WALLA WALLA - Come Friday, the large indoor arena at the Walla Walla Fairgrounds will be transformed into a busy and bustling rodeo scene, full of college students and their horses, livestock and rodeo fans.
This weekend is the 29th annual Riding Against Child Abuse College Rodeo, jointly chaired by the Walla Walla Community College rodeo team, the Walla Walla Exchange Club and the Walla Walla Council for the Prevention of Child Abuse and Neglect.
And about 140 rodeo riders from 13 regional colleges will fill the Walla Walla Fairgrounds for the event, which begins Friday night and ends Sunday.
The Warrior rodeo team has hosted the event for more than 30 years, said WWCC rodeo coach Buster Barton.
And the split between the three groups has raised more than $300,000 for child abuse prevention efforts.
But to get there, the WWCC team, along with about 400 volunteers, has to put in some work.
"There's a lot of preparation," said Barton, watching his students herd steer into a holding pen at the Fairgrounds. "This building will really transform, if we don't fall behind schedule."
The rodeo opens Friday night at 7 p.m. and continues Saturday at 1:30 p.m. and 7 p.m. The short-go is at noon Sunday.
"We do everything a big rodeo does, but we do it a little smaller," said Dick Cook, a co-chair of the rodeo.
The rodeo will also feature a free children's rodeo Saturday morning with classic events like goat riding and a chicken chase, and rodeo clown J.J. Harrison will provide entertainment. Bullfighter Rowdy Barry will also sell western art to benefit the cause, Cook said.
The event was a sellout last year on the Saturday night portion, Cook said.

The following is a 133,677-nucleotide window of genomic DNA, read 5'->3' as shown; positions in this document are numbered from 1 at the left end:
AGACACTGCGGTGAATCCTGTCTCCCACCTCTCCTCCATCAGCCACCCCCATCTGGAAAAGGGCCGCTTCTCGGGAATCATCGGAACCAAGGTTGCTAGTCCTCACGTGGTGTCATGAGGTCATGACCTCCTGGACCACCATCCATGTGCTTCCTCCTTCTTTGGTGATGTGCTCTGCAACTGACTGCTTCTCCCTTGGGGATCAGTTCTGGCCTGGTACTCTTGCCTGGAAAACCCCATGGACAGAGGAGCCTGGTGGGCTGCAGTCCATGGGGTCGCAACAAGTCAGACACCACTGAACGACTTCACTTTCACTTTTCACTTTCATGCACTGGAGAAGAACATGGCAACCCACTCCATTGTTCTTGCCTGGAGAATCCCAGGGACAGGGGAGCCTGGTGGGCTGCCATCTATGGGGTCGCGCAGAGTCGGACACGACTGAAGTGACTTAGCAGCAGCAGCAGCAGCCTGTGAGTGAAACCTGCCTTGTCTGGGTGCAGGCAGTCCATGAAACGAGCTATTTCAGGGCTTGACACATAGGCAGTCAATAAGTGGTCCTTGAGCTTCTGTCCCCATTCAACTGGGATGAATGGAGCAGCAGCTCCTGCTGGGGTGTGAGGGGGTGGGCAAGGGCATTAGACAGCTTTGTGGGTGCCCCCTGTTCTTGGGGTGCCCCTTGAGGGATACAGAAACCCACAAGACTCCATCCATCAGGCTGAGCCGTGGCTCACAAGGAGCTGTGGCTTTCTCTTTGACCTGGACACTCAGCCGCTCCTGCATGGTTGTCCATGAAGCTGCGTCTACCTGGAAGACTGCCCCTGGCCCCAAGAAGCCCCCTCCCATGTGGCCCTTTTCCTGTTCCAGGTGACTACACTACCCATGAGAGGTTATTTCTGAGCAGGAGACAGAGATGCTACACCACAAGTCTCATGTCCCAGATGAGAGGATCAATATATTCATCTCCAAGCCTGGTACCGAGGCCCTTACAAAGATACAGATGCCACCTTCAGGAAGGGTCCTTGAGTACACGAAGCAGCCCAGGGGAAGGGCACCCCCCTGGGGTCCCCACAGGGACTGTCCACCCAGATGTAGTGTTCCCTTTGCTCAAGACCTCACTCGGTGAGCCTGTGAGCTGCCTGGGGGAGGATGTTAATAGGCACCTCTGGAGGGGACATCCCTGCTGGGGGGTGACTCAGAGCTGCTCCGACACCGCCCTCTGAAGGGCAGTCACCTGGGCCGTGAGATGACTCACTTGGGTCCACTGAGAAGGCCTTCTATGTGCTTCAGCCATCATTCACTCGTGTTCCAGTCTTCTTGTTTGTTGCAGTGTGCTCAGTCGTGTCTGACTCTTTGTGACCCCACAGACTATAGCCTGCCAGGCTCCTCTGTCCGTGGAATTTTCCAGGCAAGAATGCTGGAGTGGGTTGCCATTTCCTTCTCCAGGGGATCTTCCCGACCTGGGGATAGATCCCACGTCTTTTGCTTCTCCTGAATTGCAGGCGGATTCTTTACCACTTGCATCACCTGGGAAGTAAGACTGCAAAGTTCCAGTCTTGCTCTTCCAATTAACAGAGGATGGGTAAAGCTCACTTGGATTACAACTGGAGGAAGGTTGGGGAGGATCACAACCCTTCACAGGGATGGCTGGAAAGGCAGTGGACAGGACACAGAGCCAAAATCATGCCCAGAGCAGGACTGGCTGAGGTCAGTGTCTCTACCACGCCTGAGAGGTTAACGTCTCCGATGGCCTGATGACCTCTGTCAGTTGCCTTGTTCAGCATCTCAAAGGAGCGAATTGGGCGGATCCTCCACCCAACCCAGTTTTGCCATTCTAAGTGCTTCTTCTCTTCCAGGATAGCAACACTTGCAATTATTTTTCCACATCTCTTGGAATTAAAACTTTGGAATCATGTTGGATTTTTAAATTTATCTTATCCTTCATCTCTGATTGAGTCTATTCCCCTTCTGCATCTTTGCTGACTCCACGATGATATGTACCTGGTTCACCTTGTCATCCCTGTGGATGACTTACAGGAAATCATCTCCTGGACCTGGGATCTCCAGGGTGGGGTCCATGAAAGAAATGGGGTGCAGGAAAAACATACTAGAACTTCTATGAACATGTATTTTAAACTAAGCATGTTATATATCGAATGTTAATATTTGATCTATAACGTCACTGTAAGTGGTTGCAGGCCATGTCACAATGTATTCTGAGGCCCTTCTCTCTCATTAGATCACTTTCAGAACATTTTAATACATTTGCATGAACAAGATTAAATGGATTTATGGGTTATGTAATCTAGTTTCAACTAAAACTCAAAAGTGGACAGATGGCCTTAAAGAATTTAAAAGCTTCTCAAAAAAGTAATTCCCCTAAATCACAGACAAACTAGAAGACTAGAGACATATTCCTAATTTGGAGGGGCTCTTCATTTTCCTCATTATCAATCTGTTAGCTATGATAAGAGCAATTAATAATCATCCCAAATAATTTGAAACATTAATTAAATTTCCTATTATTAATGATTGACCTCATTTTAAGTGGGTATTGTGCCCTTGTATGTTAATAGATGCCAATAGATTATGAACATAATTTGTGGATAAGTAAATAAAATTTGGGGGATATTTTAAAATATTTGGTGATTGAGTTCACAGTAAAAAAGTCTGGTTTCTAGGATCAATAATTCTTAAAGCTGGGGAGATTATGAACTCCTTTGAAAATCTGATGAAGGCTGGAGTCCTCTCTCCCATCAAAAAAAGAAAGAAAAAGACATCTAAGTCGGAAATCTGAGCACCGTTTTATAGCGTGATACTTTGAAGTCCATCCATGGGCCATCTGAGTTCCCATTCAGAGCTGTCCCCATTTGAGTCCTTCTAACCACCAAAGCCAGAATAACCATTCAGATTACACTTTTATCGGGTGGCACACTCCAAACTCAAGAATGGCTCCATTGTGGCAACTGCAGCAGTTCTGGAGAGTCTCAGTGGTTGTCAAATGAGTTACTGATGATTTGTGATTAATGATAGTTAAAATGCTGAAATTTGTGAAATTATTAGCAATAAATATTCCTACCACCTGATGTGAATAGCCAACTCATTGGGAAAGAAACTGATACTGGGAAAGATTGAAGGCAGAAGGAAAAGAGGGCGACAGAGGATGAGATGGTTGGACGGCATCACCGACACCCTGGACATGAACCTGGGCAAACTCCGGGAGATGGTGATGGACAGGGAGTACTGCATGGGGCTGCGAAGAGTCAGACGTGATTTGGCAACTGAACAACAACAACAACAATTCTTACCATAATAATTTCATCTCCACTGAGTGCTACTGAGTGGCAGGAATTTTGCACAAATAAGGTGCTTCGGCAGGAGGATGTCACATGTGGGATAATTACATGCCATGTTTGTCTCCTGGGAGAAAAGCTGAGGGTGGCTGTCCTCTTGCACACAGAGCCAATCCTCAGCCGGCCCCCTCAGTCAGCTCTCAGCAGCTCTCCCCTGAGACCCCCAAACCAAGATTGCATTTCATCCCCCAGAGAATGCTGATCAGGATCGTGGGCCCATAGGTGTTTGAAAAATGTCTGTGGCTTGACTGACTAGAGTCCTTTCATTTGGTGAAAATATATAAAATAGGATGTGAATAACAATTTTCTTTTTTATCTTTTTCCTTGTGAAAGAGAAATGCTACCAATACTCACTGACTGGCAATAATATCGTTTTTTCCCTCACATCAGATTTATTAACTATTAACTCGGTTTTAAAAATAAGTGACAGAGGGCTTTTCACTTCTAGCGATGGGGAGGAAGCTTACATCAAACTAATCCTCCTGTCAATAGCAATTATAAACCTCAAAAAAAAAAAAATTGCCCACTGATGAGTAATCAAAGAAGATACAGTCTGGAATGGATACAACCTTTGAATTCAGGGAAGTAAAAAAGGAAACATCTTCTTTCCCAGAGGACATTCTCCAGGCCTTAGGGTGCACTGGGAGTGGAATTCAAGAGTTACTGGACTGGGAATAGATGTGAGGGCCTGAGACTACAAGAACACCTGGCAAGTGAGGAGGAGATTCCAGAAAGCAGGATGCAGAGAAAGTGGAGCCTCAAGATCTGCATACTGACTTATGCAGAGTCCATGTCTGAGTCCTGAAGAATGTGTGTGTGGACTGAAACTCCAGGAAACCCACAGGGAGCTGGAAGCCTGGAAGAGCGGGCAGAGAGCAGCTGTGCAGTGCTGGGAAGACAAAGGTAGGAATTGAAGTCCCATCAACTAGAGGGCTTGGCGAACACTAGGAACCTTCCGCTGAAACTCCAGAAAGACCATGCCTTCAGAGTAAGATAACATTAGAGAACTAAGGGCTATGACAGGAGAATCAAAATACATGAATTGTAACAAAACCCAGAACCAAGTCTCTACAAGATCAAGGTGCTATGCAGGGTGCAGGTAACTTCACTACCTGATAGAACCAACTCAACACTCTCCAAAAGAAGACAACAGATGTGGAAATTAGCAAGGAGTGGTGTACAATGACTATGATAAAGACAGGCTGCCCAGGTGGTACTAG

"Our attendance goes up every year," he said. "It's a good cause and it's a lot of fun to come out."
There's a cowboy breakfast prepared by the WWCC culinary arts program on Saturday morning, with the kids' rodeo beginning at 9:30 a.m.
For the 62 WWCC rodeo athletes, this is their only "home" meet of the 10-rodeo year, held at the facility where they keep their livestock and do much of the training.
"As a college rodeo production, this is one of the biggest in the country," Barton said. "We have the luxury of practicing where the rodeo is held, so we essentially have homecourt advantage.
"We have probably the best college practice facility this side of Colorado, here in Walla Walla," Barton said of the Fairgrounds and livestock the WWCC team uses. "It's good to have such strong support from our college."
Competitors come from 13 schools in the Northwest Region, which includes Washington, Oregon and northern Idaho. Riders from both two- and four-year schools, including Washington State University, the University of Idaho, Eastern Washington University and Central Washington University, will compete, he said.
This is the third rodeo of the season, which ends at nationals in Casper, Wyo., in June. The season started last October at Ontario, Ore.
WWCC's men's team is in second place overall after the two fall rodeos, behind Blue Mountain. The women are in fourth place, with Treasure Valley leading. And many WWCC riders are in the top five in their respective categories.
"We've got a lot of talent," Barton said of the team, with athletes from across the Northwest and two from Hawaii. There are 38 men and 24 women on the team.
The WWCC team's next rodeo is April 22-24 in Ellensburg. Complete standings are available at website collegerodeo.com/Rodeos/Result_Standings.asp under ‘Northwest Region.'
Northwest Region Rodeo No. 2, 7 p.m.
Cowboy Breakfast, 8-11 a.m., $5 for adults, $4 for kids and seniors, $12 for a family pass.
Kid's Rodeo, 9:30 a.m. (free)
College Rodeo, 1:30 p.m. and 7 p.m.
College Rodeo Finals, Noon.
College rodeo is $8 for adults at the gate and $5 for kids and seniors.